There are several reasons why you may be selected for a promotion into management. As difficult as the truth may be, you should be clear as to why you’re being considered for this promotion. That way, you have a glimpse of your potential and the support that is being offered to you by those who want you in the position.
Too Much for the Top
It makes sense that when the manager at “the top” becomes overwhelmed with too much to do, they will start to implement some levels of middle management to help them get all the work done. This makes sense, except often times the middle managers are still spending 75 percent of their time “on the floor” being the receptionist, technician, etc. So everyone needs to be clear as to what percent of time this middle manager will be given to complete administrative or “management” type work. This may need to be modified as time goes on, and certainly the team needs to appreciate that the new manager will be spending less time helping them in that moment.
Too Many for the Bottom
When a manager ends up with too many people to directly manage, then middle management is the way to go … to get relief. This also allows for the management team to have “eyes” at the floor level of the practice, to monitor performance, workload and behavior. It needs to be quite clear to all involved just how much of the human resources work will be given to the new manager in the middle. Will they give evaluations? Will they provide coaching and discipline? Will they be in charge of hiring for that position in the future? And the team also needs to understand the new dynamics and scope of authority for this new manager.
You’re the “Best”
Most of the time, the overachievers or exceptional employees are picked for promotion, because they are “the best.” Yet, just because they are the best technician, the best receptionist or the best kennel person does not mean that they will be the best person suited for a management position. In fact, if you are going to sacrifice someone who is best at their primary job, and lose that person’s contribution to that work area, then it would seem realistic to ensure they are good management material before the promotion. Often times, however, this is another one of those visions that work best in hind sight.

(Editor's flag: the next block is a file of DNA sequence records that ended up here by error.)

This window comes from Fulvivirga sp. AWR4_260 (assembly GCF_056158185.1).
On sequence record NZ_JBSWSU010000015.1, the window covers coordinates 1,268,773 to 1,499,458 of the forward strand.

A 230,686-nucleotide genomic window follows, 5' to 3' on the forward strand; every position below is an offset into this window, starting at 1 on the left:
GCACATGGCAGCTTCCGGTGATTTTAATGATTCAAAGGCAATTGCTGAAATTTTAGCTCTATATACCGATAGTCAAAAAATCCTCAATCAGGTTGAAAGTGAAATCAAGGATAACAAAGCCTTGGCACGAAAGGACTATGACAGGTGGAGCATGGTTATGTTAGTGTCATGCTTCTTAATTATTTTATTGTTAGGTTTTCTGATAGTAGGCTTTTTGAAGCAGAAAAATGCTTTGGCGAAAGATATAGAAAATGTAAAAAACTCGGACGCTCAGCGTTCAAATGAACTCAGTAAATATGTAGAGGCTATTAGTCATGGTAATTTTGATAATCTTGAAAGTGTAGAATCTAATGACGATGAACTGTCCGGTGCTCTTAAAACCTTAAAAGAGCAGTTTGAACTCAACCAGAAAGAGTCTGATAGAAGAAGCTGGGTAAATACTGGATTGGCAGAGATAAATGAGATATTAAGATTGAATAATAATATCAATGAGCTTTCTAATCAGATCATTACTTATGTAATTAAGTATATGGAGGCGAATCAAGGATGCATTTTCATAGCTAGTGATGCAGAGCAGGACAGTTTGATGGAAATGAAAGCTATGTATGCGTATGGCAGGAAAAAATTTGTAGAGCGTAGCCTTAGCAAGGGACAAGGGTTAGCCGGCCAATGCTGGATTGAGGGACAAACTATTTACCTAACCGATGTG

You’ve Survived the Longest
Tenure may have its advantages in some professions, but not necessarily in veterinary medicine. A person who has survived the longest in the practice isn’t necessarily the best person doing the job; in fact, they just may be lazy, or not have any initiative or have no desire to grow anymore, so they have felt comfortable just spending their days giving minimum effort to the task at hand. If you are being offered a management position because you have the highest rank in seniority, find out why the powers that be feel that you are best suited for the position to be filled. The cold reality is that if you are promoted and it doesn’t work out, often it is very difficult to drop back down into that team as if nothing has changed.
The best-case scenario is when a person who is good at the job, has been a positive influence on the practice, and who shows the initiative to learn more is selected for possible promotion. The practice has a clear idea of what they want in a manager, what duties they want that manager to perform, and what training they are willing and able to provide to help that person succeed in their new position. Given the ideal combination of circumstances, middle management can be the best thing to happen to a practice, and your career.